Minor in Comparative Literature

The minor in Comparative Literature offers students a unique opportunity to study literature across cultural and linguistic boundaries. The discipline of comparative literature traditionally focuses on literary phenomena that traverse national and linguistic frontiers, such as broad literary periods or trends, genres and stylistic conventions, reception, literary influence, theories of literature and aesthetics, and intertextuality.

Through the systematic comparison of literary works from more than one culture or era, students of comparative literature come to a clearer understanding of what literature is – its forms and traditions – as well as its relation to adjacent fields such as art, history, linguistics, and philosophy.  By studying literatures of other cultures in their original languages, students also gain an awareness of the politics and pragmatics of literary translation, as well as a sensitivity to the concrete historicity and cultural specificity of literary texts. Students who study comparative literature can employ the skills and information learned in their courses to supplement and further their careers in a wide range of fields, including education, law, creative writing, international business, marketing, librarianship, editing, technical writing, publishing, communications, translation, history, international studies, literature, and philosophy.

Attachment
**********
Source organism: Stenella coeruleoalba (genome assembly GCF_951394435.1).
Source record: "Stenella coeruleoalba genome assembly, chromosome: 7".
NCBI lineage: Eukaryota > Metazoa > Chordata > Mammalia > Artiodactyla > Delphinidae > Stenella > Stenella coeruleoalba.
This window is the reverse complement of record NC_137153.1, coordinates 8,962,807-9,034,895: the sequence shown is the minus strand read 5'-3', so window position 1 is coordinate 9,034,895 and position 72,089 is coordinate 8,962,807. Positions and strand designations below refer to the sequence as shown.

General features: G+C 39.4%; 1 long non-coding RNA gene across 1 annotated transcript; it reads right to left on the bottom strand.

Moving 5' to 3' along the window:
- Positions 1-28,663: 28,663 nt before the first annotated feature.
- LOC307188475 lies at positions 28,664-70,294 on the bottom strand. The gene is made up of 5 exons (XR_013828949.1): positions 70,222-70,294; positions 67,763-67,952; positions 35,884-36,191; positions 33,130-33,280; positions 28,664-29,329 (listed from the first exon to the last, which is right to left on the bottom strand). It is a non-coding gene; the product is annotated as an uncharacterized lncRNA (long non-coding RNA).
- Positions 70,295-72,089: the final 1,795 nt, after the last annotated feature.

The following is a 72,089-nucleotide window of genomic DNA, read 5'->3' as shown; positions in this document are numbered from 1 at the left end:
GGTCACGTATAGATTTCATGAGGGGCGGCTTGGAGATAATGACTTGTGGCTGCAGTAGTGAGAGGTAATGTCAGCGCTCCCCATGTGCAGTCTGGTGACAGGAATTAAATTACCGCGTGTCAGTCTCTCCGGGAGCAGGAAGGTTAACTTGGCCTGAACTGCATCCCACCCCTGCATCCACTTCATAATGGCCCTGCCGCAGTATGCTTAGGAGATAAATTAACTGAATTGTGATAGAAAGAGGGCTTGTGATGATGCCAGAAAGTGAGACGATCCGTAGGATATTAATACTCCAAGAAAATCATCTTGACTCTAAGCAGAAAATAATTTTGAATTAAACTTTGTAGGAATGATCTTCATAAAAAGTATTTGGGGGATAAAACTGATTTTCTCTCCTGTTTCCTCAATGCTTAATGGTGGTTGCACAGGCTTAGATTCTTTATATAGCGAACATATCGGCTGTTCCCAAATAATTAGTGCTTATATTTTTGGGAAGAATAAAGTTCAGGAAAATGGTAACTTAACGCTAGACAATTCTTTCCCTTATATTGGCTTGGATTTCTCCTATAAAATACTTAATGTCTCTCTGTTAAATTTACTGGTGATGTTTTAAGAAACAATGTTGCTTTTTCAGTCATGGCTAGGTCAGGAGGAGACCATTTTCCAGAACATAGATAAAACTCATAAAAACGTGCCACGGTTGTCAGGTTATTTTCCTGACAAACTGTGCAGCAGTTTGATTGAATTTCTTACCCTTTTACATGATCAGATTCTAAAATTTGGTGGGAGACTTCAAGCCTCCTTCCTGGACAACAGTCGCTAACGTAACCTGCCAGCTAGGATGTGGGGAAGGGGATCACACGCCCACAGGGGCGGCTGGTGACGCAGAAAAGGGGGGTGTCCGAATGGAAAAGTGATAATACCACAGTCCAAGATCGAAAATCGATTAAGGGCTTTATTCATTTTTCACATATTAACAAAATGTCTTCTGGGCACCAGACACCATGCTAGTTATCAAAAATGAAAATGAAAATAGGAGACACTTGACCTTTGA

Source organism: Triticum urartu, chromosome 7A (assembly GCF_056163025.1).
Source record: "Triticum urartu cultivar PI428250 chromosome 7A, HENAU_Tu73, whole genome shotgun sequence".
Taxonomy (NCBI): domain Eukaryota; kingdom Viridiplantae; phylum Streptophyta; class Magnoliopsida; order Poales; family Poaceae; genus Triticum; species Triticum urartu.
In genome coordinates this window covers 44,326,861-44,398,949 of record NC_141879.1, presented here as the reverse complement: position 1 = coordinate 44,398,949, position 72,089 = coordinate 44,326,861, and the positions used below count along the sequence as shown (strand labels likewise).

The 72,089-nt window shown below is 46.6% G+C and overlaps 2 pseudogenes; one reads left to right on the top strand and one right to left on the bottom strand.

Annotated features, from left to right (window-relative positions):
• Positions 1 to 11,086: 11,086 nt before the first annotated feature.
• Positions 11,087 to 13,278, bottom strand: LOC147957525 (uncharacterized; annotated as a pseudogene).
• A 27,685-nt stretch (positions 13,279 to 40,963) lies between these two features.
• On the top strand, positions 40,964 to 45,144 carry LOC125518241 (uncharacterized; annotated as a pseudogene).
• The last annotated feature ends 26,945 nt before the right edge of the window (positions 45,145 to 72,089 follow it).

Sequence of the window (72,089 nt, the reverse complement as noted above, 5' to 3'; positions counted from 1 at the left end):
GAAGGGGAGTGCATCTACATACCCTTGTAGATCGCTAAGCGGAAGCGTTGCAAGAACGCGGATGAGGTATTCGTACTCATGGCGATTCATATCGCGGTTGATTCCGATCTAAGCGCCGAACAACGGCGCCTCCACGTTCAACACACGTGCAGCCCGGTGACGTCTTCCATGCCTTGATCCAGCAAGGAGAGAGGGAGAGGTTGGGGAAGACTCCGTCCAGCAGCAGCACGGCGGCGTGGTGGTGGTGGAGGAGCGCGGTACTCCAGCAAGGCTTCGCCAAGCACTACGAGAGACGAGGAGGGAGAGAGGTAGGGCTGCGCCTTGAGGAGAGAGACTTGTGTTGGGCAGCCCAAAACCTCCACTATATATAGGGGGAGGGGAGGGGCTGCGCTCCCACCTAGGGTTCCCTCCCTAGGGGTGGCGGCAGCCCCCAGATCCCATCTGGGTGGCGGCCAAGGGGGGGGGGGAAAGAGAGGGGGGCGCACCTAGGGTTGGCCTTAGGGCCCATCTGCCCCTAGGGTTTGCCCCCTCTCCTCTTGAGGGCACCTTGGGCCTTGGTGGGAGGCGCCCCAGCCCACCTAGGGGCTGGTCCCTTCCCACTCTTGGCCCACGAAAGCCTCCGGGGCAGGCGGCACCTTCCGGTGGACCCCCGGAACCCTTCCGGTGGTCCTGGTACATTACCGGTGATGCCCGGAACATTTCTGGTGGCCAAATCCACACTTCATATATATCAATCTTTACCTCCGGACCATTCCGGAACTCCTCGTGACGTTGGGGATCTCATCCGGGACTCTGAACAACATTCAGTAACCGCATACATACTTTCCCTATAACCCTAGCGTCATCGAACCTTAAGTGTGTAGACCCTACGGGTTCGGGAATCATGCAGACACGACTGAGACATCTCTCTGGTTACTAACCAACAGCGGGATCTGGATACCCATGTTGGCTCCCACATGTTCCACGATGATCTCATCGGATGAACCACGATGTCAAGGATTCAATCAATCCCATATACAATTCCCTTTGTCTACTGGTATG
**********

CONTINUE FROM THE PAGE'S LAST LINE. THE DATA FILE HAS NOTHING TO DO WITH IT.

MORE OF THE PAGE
In consultation with an advisor, students who minor in Comparative Literature are expected to design an intellectually coherent program of study which focuses on the literature of at least two distinct cultures (e.g., French and African literature of the French colonial period, classical literature and the Renaissance, or Latin American and U.S. literature of the twentieth century). While courses in fulfillment of this requirement may be drawn from a wide range of disciplines, including English, Modern Languages, History, Philosophy, Classical Studies, African-American Studies, Women’s and Gender Studies, and the Honors Program, the goal of the minor is to enable students to put the literatures of different cultures and eras in dialogue. This cultural and literary juxtaposition will culminate in a required capstone independent research course designed by the student, approved by an advisor of the Comparative Literature program, and supervised by a faculty member of the student’s choice.

Students interested in a minor in Comparative Literature should consult with one of the advisors in the program as early as possible to plan their program of study.

Requirements for the Minor (5 course units)

ARA 201, CHI 201, FRE 240, FRE 241, GER 201, GRE 202, ITL 240, JPN201, LAT 201, RUS 252, SPA 241 or the equivalent in another language.

Three elective courses, chosen in consultation with an advisor in the Comparative Literature program. At least two of these electives must be 300- or 400-level courses.

CMP 498: Capstone Independent Research in Comparative Literature

For more information, contact

Prof. Harriet Hustis, Dept. of English, Coordinator of Comparative Literature (hustis@tcnj.edu).